Workload demands and limited resources require constant efforts to strengthen resource management and improve PBC operations. Effective and efficient operations will enhance the Board's commitment to public safety and public service. In this context, the Board must continue to develop policies and design processes and systems that improve the quality of conditional release and pardons decision-making, streamline and add value to the work effort, and eliminate needless constraints and duplication. The Board must ensure that it makes productive use of technology for information sharing, that its key operating systems are designed to support quality decision-making, and that system design is accompanied by appropriate training and hardware to support system implementation.
For fifty years, the Board has been involved in a process of change and improvement. Throughout this process, the Board has remained committed to the goals of public safety and public service. In recent years, the Board and its key partners have made considerable progress toward these goals by enhancing the quality of decision-making and by addressing issues of fairness and equity, inclusion for victims of crime, and public accountability. In the coming years, the Board will face new challenges and new opportunities in an environment that is more complex than ever before. This vision acknowledges issues of complexity and the need for innovation and continuous improvement to support the Board's commitment to parole and pardons as effective strategies for public safety. In this context, the vision challenges all members and staff of the Board to work in partnership to ensure quality decision-making and program delivery for parole and pardons. Through these efforts, the Board will continue to contribute to public safety while respecting diversity and the rights of the individual.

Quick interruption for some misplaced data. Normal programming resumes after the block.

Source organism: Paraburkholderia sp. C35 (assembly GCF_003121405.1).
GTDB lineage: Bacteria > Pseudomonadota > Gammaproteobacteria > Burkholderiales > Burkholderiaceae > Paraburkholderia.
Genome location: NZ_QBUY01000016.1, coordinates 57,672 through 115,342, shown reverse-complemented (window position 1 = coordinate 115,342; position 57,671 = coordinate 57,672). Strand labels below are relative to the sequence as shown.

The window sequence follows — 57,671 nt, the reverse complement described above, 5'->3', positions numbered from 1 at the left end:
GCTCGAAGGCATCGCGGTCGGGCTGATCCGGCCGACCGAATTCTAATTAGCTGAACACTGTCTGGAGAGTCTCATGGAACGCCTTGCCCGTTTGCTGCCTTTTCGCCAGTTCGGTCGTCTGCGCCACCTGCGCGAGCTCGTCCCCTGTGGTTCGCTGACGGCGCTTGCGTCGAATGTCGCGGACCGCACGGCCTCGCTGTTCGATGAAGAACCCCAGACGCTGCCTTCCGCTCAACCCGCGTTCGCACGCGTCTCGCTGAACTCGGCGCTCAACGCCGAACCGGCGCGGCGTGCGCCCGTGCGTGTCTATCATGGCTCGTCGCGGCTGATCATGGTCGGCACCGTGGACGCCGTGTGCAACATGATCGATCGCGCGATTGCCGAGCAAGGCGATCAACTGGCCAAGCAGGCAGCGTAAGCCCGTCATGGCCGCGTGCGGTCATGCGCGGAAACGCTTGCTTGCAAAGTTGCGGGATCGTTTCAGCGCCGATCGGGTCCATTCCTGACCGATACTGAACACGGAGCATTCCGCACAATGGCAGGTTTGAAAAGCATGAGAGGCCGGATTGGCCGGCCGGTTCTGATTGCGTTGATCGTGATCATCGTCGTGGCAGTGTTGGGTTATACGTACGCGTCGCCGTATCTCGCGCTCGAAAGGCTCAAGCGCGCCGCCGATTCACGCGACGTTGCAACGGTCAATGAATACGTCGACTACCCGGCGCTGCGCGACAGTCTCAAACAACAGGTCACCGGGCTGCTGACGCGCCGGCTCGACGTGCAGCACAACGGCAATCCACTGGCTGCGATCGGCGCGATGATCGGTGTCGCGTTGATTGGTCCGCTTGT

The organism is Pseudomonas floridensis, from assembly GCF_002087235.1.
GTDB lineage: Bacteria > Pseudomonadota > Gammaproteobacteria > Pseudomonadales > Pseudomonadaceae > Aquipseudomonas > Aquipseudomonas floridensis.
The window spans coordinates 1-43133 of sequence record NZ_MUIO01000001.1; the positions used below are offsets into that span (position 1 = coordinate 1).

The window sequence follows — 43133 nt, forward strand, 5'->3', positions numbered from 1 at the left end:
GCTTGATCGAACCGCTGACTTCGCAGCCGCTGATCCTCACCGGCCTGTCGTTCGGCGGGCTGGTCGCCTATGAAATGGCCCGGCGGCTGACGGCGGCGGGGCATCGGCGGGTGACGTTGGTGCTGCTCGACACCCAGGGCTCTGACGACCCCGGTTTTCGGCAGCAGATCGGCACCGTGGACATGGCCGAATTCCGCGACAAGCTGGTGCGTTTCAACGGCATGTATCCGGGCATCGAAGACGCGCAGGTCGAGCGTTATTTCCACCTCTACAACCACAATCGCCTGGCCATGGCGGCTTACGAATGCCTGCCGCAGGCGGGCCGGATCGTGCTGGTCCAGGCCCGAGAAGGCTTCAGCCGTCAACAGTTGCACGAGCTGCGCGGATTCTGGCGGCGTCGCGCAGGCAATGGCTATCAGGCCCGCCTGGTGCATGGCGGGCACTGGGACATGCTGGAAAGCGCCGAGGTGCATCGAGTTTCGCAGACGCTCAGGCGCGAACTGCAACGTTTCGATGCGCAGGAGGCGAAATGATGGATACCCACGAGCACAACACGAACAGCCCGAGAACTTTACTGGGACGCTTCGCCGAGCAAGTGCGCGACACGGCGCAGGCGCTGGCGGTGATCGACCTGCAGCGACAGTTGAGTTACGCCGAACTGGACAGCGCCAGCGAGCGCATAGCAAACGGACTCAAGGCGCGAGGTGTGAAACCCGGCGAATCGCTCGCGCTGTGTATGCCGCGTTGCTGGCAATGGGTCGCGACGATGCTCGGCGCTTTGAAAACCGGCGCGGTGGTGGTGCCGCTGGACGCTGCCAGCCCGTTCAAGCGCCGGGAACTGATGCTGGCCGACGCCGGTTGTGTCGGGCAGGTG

Glossary of Terms
- Administrative tribunal
- An independent decision-making body created by law that makes decisions free from outside influence that affect an individual's rights and liberties.
- Clemency (Royal Prerogative of Mercy – RPM)
- The RPM is a discretionary power to apply exceptional remedies under exceptional circumstances (e.g., in cases of undue hardship) when all other avenues available under the Criminal Code have been exhausted. The power to exercise the RPM for federal offices is vested in the Governor General by virtue of the Letters Patent. In addition, the Criminal Code authorizes the Governor in Council to grant free or conditional pardons and to order remission of fines, pecuniary penalties, and forfeitures.
- Conditional Release
- Day parole
- A form of conditional release granted at the discretion of the Parole Board of Canada ( PBC) for a period of up to six months to prepare the inmate for full parole or statutory release. The offender must return to a penitentiary, a provincial correctional facility, or a halfway house each night.